Nepal’s indigenous agricultural practices are threatened by vested interests and outside pressures
By virtues of its diverse ecology and ethnic composition, Nepal possesses rich indigenous knowledge and practices on agriculture. Though geographically small, Nepal has different types of climate conditions. Farmers in Nepal also come from wide range of ethnic groups and castes. They are hard-working and have developed traditional practices and indigenous technologies through trial-and-error.
In the past, Nepal used to follow Vedic practices of food production, for those practices were in harmony with the ecosystem. Despite repeated political ups and downs, foreign influence was kept at a minimum until 1950. Even during the Muslim and British invasions of the Indian subcontinent, Nepal managed to remain free of foreign rule. Naturally, any “development” that occurred before 1950 was indigenous. Agriculture sector was no exception to this.
The indigenous knowledge and practice system (IKPS) encompasses dynamic and culture- specific knowledge, practices and beliefs. The system has evolved through adoption based on location-specific learning-by-doing and inter-generational knowledge transmission.
The term “indigenous knowledge” (IK) is used synonymously with “traditional” and “local knowledge.” IKPS is based on proper use of local resources for sustainable food production.
Terracing, slicing terrace risers, rain water harvesting, ‘in-situ’ manuring, and inclusion of legumes in crop rotations and intercropping are all age-old agronomic practices that are still in use in hilly areas.
Indigenous agro practices depend on local conditions and resources. These farming practices also use agro-ecological processes of predation, competition and parasitism to control pests. Hence, these are well adapted to their environment, rely on local resources, and realize their full production potential. The development and dissemination of local technology and optimal use of natural resources are the basis of indigenous agriculture.
Most of these practices are now threatened by vested interests and external interventions.
Low dependence on external inputs was a basic characteristic of traditional agro practices. Farmers generally did not use external inputs and even if they did, they did so in supplemental doses. For example, inter-cropping and mixed-cropping legumes with maize are common in traditional crop production that relies on biological fertility, thereby reducing the need for external inputs. It helps in pest management as well. Such practices are safe for farming community as well as the environment, and produce consistent yields.
Recycling farm-produced resources is another feature of indigenous agriculture. Integration of crops, livestock, forests, and fodder is the key to make production sustainable and to maintain soil fertility.
Such integration contributes to the synthesis of Farm Yard Manure (FYM), which is a major plant nutrient. In such practices, crop residues, forests and pastures provide feeding and bedding material to animals and in return, the cultivated land receives nutrients and organic manure from the livestock. External technological and market interventions have disrupted this cycle.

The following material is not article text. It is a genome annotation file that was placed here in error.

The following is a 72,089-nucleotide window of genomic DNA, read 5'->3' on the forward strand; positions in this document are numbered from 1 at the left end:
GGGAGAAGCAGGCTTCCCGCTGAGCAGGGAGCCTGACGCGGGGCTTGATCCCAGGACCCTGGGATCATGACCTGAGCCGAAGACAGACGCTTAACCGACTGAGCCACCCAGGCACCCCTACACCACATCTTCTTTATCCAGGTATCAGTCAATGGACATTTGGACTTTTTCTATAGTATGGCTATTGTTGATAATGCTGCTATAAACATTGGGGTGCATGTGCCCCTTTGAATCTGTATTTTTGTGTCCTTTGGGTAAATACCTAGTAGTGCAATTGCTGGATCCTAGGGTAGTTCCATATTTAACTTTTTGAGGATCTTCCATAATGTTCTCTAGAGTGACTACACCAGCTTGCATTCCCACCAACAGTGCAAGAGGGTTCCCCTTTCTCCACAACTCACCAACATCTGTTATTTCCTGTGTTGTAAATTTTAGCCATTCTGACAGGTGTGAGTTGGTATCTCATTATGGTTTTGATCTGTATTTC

Agriculture is now forced to follow market economy. Technology use is limited to rich and knowledgeable people. As agriculture is commercialized, indigenous practices are undermined, adversely affecting our environment. Most agriculture policies and strategies these days are also ‘commercial’. Coupled with weak institutional arrangements and profit-oriented technological interventions, they threaten self-reliant agricultural practices across the world.
Understanding indigenous farming systems through indigenous knowledge and practices helps us realize the importance of a self-reliant, economically viable, ecologically sound, and socially sustainable agriculture system. Many farmers in remote areas are still managing their crops and lands in this way.
They mostly grow local varieties of crops and domesticate local breeds of animals. They diversify farming to reduce the risk of complete crop failure and use labor, local equipment, and other locally available inputs to reduce dependence on outside products.
Diversified systems such as multiple cropping and/or inter-cropping were common in traditional agriculture. Farmers lived close to natural resources and, hence, they quickly adapted to the changes around them. These farmers also maintained their traditional crop lands, evolved and adapted to the local farms for generations.
In traditional farming, most crop seeds come from varieties developed over many generations of selection without formal plant breeding. The seeds nurtured by these farmers allow for continuous crop adaptation and selection. They produce and store seeds using local techniques. In fact, the genetic diversity in traditional farming is the main source of raw materials for modern cultivars of crops and commercial animal breeds.
Indigenous and local fodder and pasture management practices have evolved from our ancient cultural norms, values, context, community-based institutions and sound understanding of local ecosystems. Government agencies should, therefore, recognize and promote them as climate-adaptive and resilient practices.
In this connection, good indigenous practices based on resource-conserving technologies such as integrated pest management and soil and water conservation need to be shared and transferred to modern farmers.
On-farm conservation by which farmers maintain the traditional crop varieties they develop should be transmitted to the next generation. For this, we need a policy document based on a widely shared consensus for attracting young generation in commercial agriculture that is firmly based on traditional practices.